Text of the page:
Shoe Review: Wave Sayonara 3

By James Dodds


Today (errrr…July 1st, 2015) we got this big shipment from UPS and behold the Sayonara 3 was in it. Bus & I … you know Bus, Austin Bussing, former Longhorn, super fast, made the finals in the 3000 meters in the steeple this year at the US Championships and clocked an 8:38 PR …. Yeah that guy  – Bus:


You can see the fast.

So Bus and I were working together and before we put items in the system or place new boxes on the shelves we first “inspect.” We want to know what’s going on with the update before it goes on a customer’s foot. Bus’ initial reaction was that it looked “Retro. In a good way.” The mesh that forms the upper actually looks like those old school basketball jerseys from 7th grade athletics. You know the ones your coaches had you turn in after practice so they could “wash them.” Anyway, the holes in those old jerseys were a little larger and therefore more breathable. So our first observation included, “A breathable upper with a retro look.”


Retro, breathable upper.

Mizuno’s website calls the mesh, “Airmesh” and says, “it is breathable and cool and maintains a high standard of breathability and comfort.” Smooth move Mizuno! Especially considering the only complaint on the Sayonara 2 was the upper itself. And kudos on the retro look because you know how those Millennials are … Instead of moving forward, they like to reach back and wear mustaches and rock their “Grandpa’s hand-me-downs.” #LoveMeSomeMacklemore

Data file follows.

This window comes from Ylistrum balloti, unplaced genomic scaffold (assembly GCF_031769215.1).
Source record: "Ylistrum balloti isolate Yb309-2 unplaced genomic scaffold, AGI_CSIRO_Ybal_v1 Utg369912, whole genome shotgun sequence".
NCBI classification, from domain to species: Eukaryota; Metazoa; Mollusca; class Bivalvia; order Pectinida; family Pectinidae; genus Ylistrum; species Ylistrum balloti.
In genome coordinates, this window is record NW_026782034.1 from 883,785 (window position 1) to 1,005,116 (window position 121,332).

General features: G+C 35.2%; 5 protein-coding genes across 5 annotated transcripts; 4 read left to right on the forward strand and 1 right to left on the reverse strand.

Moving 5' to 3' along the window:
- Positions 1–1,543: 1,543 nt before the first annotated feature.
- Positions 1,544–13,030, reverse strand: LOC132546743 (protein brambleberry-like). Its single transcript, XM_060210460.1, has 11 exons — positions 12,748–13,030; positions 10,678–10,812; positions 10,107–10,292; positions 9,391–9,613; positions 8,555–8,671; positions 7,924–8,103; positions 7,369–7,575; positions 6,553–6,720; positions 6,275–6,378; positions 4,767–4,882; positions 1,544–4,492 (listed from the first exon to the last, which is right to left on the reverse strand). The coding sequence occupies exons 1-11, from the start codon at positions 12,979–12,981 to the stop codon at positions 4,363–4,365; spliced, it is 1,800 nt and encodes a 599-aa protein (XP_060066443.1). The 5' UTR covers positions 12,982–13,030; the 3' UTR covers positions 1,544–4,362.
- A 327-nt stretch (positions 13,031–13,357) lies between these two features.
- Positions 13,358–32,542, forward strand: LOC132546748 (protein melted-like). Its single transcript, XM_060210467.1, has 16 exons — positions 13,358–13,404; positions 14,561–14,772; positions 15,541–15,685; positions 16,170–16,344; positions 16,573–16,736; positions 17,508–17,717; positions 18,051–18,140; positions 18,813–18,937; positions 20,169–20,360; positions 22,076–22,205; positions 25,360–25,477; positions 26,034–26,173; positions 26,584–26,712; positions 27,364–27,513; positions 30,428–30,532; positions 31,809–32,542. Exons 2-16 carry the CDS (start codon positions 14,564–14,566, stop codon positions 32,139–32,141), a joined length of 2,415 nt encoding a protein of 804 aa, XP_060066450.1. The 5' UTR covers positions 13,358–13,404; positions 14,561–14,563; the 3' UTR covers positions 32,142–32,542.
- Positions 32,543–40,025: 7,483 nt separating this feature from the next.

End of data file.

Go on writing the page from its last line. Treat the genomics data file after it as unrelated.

So then we put it on and gave it the ole “feel test.” First thing Bus said was, “It’s definitely more substantial.” Jeff Knight thinks it looks like a “Wave Rider on a diet.” Me? I called it the baby Wave Rider.

Looking lean.

Looking lean.

Anything wrong with that? Absolutely not! I have put plenty of miles in the Rider and think maybe Mizuno was wanting to take the successes of the Rider itself and simply deliver a lower profile version. If that’s the case, then way to go Mizuno! Way to go! If that was not the goal, then what are you people doing? Only kidding …. What do I mean by baby Wave Rider? I mean it has a substantial heel that drops off into a flexible forefoot.



This shoe must do yoga,

The heel in both the Rider and Sayonara are both firm and tall. You notice it’s there. So when it comes to long mileage you definitely feel secure. But what you use it for is your call. If you like to race marathons and half marathons in the Adios, Cloud Racer, NB 1400, or Go Mebs, then the Sayonara 3 could be a fantastic long run shoe that provides a lift in the heel and therefore rest for the Achilles. On the flip side, if you spend most of your miles in a Ghost, Ride, Glide, Rider, or Strada then the Sayonara will be your next quality workout/racing shoe. So again, it depends on what you use them for … but before we leave the “feel test” category can I make another comment? Yeah, I can because I am writing this damn review so deal with it!

So Mizuno’s insert actually feels quite nice. It has a “gel-like” feel when you first step in. But anyone who runs in Mizunos knows that they are traditionally firmer due to the wave plate. You eventually bump up against a small piece a plastic that gives you are firmer and more responsive feel. So they have done a great job with the insole because it makes for a comfy/soft step-in feel while maintaining the traditional responsiveness of a Mizuno.



In addition, the tongue is “puffy.” Sorry, I couldn’t think of a better adjective. It is soft and puffy. Cozy, if you will. That’s a good thing. No on wants the tongue of a shoe slipping around on you. Anyway, let’s move on to a better thought.